The navy’s process-driven culture has changed the value of tactics to a junior officer in the fleet. In a process-driven organization, there is always a right answer. There is a correct form with a correct format for every fault. For the junior officer, boards become much the same process as any certification, and the tactical learning meant to accompany those boards is likewise transformed.  An “understanding and adapting” of tactics is replaced with the “memorization and application” of tactics. This becomes especially true with the dearth of training on enemy capabilities. The memorized lists of gouge are de-coupled from any real purpose when an understanding of an opponent’s capabilities does not accompany it. It is hard to discuss new tactics against an enemy one is unfamiliar with. Tactics become rote retention of the prescribed courses of action in the prescribed situations. Ideation is lost in behind the “proper answer.”

 We also prioritize material condition and engineering over tactical proficiency. As most junior officers know, to gain a prized billet at a riverine squadron, as Naval Gunnery Liaison Officer, or even as an individual augmentee to Afghanistan, one must certify as an Engineering Officer Of the Watch. Such opportunities do not exist for officers qualified as Tactical Action Officers (TAO) or Visit, Board, Search, and Seizure (VBSS) Boarding Officers. While engineering is important, LT McFall mentions a “high-low mix” necessary to create a proper balance. In this case, that high-low mix would include conventional and irregular capabilities as show in TAO and VBSS respectively. Unfortunately, the emphasis on the engineering side is an absolute. This creates a situation where, at the end of their first division officer tours, many motivated junior officers gorge on engineering knowledge with no real option to pursue the “tactically oriented” high-end billets. This emphasis engenders natural career incentives against initial tactical pursuits in favor of engineering.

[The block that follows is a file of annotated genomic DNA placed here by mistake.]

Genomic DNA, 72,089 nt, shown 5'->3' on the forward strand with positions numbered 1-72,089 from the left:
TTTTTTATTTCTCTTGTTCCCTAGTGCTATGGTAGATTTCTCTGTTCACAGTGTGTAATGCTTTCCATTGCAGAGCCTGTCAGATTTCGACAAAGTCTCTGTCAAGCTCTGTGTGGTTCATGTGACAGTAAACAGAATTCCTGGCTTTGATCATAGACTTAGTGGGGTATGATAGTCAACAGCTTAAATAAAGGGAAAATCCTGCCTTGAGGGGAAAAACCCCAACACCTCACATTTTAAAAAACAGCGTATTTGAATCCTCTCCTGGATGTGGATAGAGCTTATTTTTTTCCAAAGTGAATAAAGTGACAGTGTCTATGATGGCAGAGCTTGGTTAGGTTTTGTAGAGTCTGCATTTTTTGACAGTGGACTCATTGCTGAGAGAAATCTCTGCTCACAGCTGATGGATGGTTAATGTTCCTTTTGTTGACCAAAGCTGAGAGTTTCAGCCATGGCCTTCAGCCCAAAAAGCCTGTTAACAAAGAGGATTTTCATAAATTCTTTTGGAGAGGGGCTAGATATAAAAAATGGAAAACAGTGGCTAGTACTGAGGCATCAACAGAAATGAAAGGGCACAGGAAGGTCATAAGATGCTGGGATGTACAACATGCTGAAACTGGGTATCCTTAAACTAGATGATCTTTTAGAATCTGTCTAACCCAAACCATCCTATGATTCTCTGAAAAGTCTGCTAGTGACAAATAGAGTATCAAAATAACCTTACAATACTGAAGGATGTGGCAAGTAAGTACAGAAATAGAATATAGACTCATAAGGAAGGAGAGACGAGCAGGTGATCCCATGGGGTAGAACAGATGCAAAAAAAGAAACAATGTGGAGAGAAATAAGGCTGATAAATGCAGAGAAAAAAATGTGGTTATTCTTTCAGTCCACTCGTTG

However, tactical innovation is not dead. At the junior level, there are still places where it gasps some breaths of life. Particularly, in higher-level security force schools like Ship’s Reaction Force-Alpha and VBSS. A constantly taught concept is “IBT”, or initiative-based tactics. The idea is that no choreographed tactic will save you, that mistakes will be made, and more important is the ability to quickly adapt and execute. Rather than memorizing a scenario’s worth of reactions, each boarding team member is given a set of capabilities and priorities to which he can apply them. It is a refreshing contrast to the checksheet mentality.

 If the navy is to regain our original sense of purpose as warfighters, that appreciation of and incentive for tactical thought must be reclaimed. JO’s should be encouraged to actively question and develop tactics; boards for qualifications should value far more the ability to adapt capabilities and skills to scenarios, rather than merely repeat the approved responses. In the proper context, discussions on how and when to employ a ship in combat can be as engaging as discussions on taking down a room.

 To create a systemic incentive for tactical thought, prime billets should also be offered to those who have accomplished first tour TAO qualifications or who have served extensively as VBSS boarding officers.The navy’s material conditions issues and need for engineering-oriented officers cannot side-line it’s end purpose, to build warfighters. No matter how well a weapon is maintained, knowing how to use it will always make the difference.

 

The last heyday of wide-spread tactical innovation in the U.S. Navy was during the Vietnam War’s riverine operations. A cunning enemy, a challenging environment, and a difficult mission did not give the black berets much choice in the matter. From interdiction operations to supporting delta amphibious movements to conducting flight ops on garage-sized boats, all and more showed an incredible level of adaption on the tactical and operational level. A navy in a time of relative maritime peace and stability must struggle against the institutional inertia it produces to find that hunger. We need to shake ourselves out of our comfort zone, because an ounce of that innovative spirit now will save a pint of blood later.

Matt Hipple is a surface warfare officer in the U.S. Navy. The opinions and views expressed in this post are his alone and are presented in his personal capacity. They do not necessarily represent the views of U.S. Department of Defense or the U.S. Navy. 

Fostering the Discussion on Securing the Seas.